Bozarth's conclusion is that terrorists are able to 'play the media like a violin'. As a result of their more single-minded approach to media, they have the West on the back foot, agrees Furedi. 'We are losing the battle for ideas. Terrorism has a powerful narrative, but the West has failed to come up with a counter-narrative,' he says.
'Perhaps we don't believe in our way sufficiently. If you don't understand what you are about, how can you provide a clear story about yourself? We need a grown-up discussion to define what we are about. And then we need to tell the story.'
He argues the impact of an act of terror is determined ultimately by the way society reacts to it. That is why it is important not to overreact. The problem is that it seems our society can only overreact. And terrorists everywhere know that.
Additional reporting by Loulla-Mae Eleftheriou-Smith
THE ACADEMIC VIEW - THE USE OF PROPAGANDA IN TERRORISM
Usama Hasan Senior researcher, The Quilliam Foundation (a thinktank focused on counter-extremism, specifically regarding Islamism)
Propaganda has always been an important part of warfare. Terrorist groups as well as armies know this well. After all, 'war is deception' is a motto attributed to Sun-Tzu, the Prophet Muhammad and Mossad.
Al-Qaeda uses images of civilians killed in Western-led wars to stoke up emotions in support of its terrorism, which ironically also kills civilians most of the time. Al-Qaeda groups also film their roadside bomb attacks to try to elevate morale and inspire others to follow suit, as well as to damage enemy morale. Conventional armies use their communication strategies for similar purposes, although common decency precludes the use of disturbing images.
We have to balance the shock and trauma of disturbing footage with the need to understand and therefore combat criminal and terrorist acts. I do not agree that the Woolwich murderers' rant should not have been broadcast because they wanted attention - that is like saying that 9/11 should not have received coverage since, clearly, Al-Qaeda wanted attention also. We understand the thinking of the 9/11, 7/7 and Woolwich terrorists from watching their videos and are hence better-placed to deconstruct and counter their arguments and methods.
In a war of ideas, effective communication of positive and healthy messages is very important. In the 1990s, an Egyptian filmmaker produced a film called Al-Irhabi (The Terrorist) to expose hypocritical terrorist psychology and weaken support for extremists. The recent film Khuda Ke Liye (In the Name of God) had a similar effect in Pakistan. The British film Four Lions has helped to increase understanding and debate about extremist ideas. All these films also ridiculed terrorism, which weakens support for it but probably hardens the resolve of the most determined terrorists.
The 'war on terror' was conceived originally in purely military terms but it would be better to engage in a 'war of ideas' - decent, civilised values as found in all major world religions and philosophies are infinitely superior to the monstrosities of modern warfare and terrorism. In the face of the latter, we will always need to improve our strategy to communicate those values more effectively.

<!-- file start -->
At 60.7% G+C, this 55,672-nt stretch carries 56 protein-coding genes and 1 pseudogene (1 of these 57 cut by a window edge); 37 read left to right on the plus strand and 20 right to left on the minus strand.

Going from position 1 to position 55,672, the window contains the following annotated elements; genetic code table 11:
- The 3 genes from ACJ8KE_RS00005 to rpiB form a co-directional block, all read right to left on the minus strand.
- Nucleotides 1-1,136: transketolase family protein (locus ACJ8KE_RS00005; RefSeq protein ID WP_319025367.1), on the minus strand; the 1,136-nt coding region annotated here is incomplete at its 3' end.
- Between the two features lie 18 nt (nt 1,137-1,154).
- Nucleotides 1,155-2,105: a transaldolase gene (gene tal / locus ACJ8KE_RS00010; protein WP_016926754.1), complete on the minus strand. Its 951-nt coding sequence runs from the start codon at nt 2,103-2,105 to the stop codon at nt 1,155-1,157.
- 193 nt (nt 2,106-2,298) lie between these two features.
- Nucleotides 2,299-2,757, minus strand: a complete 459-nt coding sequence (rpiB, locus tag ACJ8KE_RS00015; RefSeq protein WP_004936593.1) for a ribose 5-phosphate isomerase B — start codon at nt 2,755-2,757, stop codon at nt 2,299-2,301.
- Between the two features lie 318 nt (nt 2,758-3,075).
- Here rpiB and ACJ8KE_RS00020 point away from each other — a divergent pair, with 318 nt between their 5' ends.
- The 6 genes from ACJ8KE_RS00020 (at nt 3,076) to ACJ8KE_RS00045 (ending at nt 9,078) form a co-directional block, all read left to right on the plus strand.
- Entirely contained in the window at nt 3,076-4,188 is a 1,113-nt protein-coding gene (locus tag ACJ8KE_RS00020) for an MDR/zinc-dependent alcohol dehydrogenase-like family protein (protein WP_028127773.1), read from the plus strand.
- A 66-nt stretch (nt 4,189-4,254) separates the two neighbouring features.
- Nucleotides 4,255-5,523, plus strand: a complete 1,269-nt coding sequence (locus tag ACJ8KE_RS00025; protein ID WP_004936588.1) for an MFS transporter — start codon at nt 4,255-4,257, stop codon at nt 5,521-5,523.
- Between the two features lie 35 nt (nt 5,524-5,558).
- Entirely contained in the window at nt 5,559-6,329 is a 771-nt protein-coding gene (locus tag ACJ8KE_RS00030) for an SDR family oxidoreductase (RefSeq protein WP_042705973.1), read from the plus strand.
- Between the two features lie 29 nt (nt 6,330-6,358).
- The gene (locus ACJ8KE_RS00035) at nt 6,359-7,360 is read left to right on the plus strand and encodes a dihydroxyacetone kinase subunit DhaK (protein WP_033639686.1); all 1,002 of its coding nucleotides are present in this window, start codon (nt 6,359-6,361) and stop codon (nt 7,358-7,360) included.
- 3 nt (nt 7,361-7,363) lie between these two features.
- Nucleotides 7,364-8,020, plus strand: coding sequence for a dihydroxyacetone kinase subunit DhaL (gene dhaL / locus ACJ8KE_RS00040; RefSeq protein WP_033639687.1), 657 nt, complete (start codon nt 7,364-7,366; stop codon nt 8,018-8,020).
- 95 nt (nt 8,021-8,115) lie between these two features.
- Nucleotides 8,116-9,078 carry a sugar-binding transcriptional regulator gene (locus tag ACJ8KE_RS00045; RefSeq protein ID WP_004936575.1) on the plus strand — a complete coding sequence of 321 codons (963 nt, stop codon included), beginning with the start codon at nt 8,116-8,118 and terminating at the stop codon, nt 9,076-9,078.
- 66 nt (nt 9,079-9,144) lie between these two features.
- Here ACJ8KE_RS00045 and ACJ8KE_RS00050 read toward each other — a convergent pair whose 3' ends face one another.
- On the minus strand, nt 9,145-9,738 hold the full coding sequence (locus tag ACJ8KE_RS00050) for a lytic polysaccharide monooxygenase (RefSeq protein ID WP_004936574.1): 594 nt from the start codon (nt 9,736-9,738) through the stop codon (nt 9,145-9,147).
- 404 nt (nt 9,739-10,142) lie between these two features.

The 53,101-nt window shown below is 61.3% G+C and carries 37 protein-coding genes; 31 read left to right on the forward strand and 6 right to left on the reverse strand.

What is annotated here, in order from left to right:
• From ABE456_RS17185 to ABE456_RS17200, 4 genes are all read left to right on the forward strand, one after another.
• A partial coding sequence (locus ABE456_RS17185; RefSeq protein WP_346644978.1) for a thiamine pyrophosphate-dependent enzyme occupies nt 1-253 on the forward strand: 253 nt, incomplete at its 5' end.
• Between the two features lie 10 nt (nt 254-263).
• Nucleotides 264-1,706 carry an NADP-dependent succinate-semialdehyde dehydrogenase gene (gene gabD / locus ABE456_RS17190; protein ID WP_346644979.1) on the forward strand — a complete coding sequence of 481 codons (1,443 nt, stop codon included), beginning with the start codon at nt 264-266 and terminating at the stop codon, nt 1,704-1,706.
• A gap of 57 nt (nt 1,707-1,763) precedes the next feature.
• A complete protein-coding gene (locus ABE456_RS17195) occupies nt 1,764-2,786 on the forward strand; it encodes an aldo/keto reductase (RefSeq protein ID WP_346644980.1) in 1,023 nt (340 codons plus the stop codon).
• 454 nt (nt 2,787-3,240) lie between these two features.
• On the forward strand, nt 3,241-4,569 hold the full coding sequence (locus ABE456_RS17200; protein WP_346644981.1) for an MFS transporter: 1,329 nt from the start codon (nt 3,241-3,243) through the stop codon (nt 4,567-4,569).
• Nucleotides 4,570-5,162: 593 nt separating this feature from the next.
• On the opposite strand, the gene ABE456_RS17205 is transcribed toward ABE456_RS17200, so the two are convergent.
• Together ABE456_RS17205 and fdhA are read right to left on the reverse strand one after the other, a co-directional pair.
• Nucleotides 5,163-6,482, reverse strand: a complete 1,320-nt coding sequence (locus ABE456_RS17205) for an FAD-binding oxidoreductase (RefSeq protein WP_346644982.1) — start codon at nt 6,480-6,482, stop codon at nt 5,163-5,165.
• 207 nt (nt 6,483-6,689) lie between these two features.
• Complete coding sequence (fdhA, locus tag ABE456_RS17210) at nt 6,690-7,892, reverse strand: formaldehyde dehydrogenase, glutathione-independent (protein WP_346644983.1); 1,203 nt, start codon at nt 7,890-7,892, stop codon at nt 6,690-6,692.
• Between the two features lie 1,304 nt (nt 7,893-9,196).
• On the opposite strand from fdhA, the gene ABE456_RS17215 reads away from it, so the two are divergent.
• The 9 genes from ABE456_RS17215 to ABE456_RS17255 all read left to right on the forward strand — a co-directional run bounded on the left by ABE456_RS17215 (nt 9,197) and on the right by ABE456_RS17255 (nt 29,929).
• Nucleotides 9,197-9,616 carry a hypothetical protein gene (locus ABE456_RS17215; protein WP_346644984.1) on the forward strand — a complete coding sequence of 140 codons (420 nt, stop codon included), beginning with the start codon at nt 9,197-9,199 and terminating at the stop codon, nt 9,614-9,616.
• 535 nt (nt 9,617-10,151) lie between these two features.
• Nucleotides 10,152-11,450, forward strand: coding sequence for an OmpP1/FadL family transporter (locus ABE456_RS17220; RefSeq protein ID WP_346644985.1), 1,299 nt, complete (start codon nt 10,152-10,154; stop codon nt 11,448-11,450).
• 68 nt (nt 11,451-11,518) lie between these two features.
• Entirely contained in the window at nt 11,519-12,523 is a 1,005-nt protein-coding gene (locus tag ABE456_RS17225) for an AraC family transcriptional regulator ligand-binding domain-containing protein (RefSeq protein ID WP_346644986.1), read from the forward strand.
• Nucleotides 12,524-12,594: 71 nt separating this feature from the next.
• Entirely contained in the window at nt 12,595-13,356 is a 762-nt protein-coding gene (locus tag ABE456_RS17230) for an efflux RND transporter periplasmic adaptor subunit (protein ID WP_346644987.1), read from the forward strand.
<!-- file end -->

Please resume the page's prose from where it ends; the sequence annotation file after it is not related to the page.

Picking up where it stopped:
THE MEDIA VIEW - PROVIDING THE OXYGEN OF PUBLICITY?
Dominic Ponsford, Press Gazette editor, talks to Loulla-Mae Eleftheriou-Smith
The media get into dangerous territory if they start making decisions about what is and is not moral for readers to see and read about. News is news. A soldier being hacked to death is a story, by any stretch of the imagination.
There is an argument about not giving terrorists the oxygen of publicity, but even if the mainstream media chose to ignore it there would be a danger that wild rumours would fly around the internet in the absence of professional fact-based journalism.
When something awful like this happens, the media can become a proxy for people's anger against the act itself - it's not the media's fault this terrible thing has happened, and the media have a duty to report on it. More than one individual shot videos and the footage was going to get out whether broadcasters or papers used it or not. It is naive to think, in the digital media era, that this story would not get out on Twitter, Facebook and YouTube.
The level of coverage this story has gained is largely driven by reader demand within a highly competitive environment. I don't think you can accuse people of sensationalising the Woolwich story because, by any standard, this is a sensational story in the purest sense of that term. Readers now vote with their clicks: journalists can instantly see what is and isn't a popular story, and it is not up to journalists to make some sort of paternalistic judgement about their news content.